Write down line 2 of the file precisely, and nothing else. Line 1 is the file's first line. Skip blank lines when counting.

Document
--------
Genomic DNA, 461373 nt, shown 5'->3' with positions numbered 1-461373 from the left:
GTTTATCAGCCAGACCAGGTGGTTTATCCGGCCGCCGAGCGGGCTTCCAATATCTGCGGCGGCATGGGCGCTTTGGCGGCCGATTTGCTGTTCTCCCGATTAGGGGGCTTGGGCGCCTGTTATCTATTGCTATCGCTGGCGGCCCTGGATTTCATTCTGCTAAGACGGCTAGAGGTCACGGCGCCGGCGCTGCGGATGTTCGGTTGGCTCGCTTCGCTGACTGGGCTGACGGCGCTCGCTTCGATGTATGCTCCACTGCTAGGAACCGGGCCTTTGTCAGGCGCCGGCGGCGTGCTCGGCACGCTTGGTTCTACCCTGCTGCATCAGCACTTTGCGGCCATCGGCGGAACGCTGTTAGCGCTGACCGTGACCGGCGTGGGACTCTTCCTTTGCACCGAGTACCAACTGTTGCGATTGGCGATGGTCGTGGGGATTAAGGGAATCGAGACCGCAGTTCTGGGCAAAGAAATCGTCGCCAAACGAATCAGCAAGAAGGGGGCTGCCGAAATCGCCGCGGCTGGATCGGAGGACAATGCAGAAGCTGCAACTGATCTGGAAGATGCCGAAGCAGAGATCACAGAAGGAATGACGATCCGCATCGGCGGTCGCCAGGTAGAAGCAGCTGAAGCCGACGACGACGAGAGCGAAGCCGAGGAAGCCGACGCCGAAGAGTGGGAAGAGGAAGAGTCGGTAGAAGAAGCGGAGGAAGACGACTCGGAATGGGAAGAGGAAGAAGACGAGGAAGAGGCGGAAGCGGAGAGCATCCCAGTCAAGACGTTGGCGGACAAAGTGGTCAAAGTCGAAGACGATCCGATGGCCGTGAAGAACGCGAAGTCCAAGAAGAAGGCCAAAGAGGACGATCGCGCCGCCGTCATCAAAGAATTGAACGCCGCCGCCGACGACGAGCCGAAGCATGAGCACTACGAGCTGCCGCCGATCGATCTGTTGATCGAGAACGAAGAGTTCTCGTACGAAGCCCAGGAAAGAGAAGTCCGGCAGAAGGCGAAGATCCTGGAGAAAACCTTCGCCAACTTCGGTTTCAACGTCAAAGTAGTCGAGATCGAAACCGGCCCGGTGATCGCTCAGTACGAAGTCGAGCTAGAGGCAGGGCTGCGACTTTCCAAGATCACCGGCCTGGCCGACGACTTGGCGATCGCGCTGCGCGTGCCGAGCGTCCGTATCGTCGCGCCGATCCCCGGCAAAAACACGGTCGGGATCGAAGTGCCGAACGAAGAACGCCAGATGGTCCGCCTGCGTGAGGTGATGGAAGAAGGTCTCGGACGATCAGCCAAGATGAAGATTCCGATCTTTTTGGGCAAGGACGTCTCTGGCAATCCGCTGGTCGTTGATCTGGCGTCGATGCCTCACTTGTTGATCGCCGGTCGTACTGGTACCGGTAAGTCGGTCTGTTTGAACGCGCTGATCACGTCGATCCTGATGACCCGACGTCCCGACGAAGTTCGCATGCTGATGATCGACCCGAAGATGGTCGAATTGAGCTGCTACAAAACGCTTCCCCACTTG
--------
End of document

GTTTATCAGCCAGACCAGGTGGTTTATCCGGCCGCCGAGCGGGCTTCCAATATCTGCGGCGGCATGGGCGCTTTGGCGGCCGATTTGCTGTTCTCCCGATTAGGGGGCTTGGGCGCCTGTTATCTATTGCTATCGCTGGCGGCCCTGGATTTCATTCTGCTAAGACGGCTAGAGGTCACGGCGCCGGCGCTGCGGATGTTCGGTTGGCTCGCTTCGCTGACTGGGCTGACGGCGCTCGCTTCGATGTATGCTCCACTGCTAGGAACCGGGCCTTTGTCAGGCGCCGGCGGCGTGCTCGGCACGCTTGGTTCTACCCTGCTGCATCAGCACTTTGCGGCCATCGGCGGAACGCTGTTAGCGCTGACCGTGACCGGCGTGGGACTCTTCCTTTGCACCGAGTACCAACTGTTGCGATTGGCGATGGTCGTGGGGATTAAGGGAATCGAGACCGCAGTTCTGGGCAAAGAAATCGTCGCCAAACGAATCAGCAAGAAGGGGGCTGCCGAAATCGCCGCGGCTGGATCGGAGGACAATGCAGAAGCTGCAACTGATCTGGAAGATGCCGAAGCAGAGATCACAGAAGGAATGACGATCCGCATCGGCGGTCGCCAGGTAGAAGCAGCTGAAGCCGACGACGACGAGAGCGAAGCCGAGGAAGCCGACGCCGAAGAGTGGGAAGAGGAAGAGTCGGTAGAAGAAGCGGAGGAAGACGACTCGGAATGGGAAGAGGAAGAAGACGAGGAAGAGGCGGAAGCGGAGAGCATCCCAGTCAAGACGTTGGCGGACAAAGTGGTCAAAGTCGAAGACGATCCGATGGCCGTGAAGAACGCGAAGTCCAAGAAGAAGGCCAAAGAGGACGATCGCGCCGCCGTCATCAAAGAATTGAACGCCGCCGCCGACGACGAGCCGAAGCATGAGCACTACGAGCTGCCGCCGATCGATCTGTTGATCGAGAACGAAGAGTTCTCGTACGAAGCCCAGGAAAGAGAAGTCCGGCAGAAGGCGAAGATCCTGGAGAAAACCTTCGCCAACTTCGGTTTCAACGTCAAAGTAGTCGAGATCGAAACCGGCCCGGTGATCGCTCAGTACGAAGTCGAGCTAGAGGCAGGGCTGCGACTTTCCAAGATCACCGGCCTGGCCGACGACTTGGCGATCGCGCTGCGCGTGCCGAGCGTCCGTATCGTCGCGCCGATCCCCGGCAAAAACACGGTCGGGATCGAAGTGCCGAACGAAGAACGCCAGATGGTCCGCCTGCGTGAGGTGATGGAAGAAGGTCTCGGACGATCAGCCAAGATGAAGATTCCGATCTTTTTGGGCAAGGACGTCTCTGGCAATCCGCTGGTCGTTGATCTGGCGTCGATGCCTCACTTGTTGATCGCCGGTCGTACTGGTACCGGTAAGTCGGTCTGTTTGAACGCGCTGATCACGTCGATCCTGATGACCCGACGTCCCGACGAAGTTCGCATGCTGATGATCGACCCGAAGATGGTCGAATTGAGCTGCTACAAAACGCTTCCCCACTTG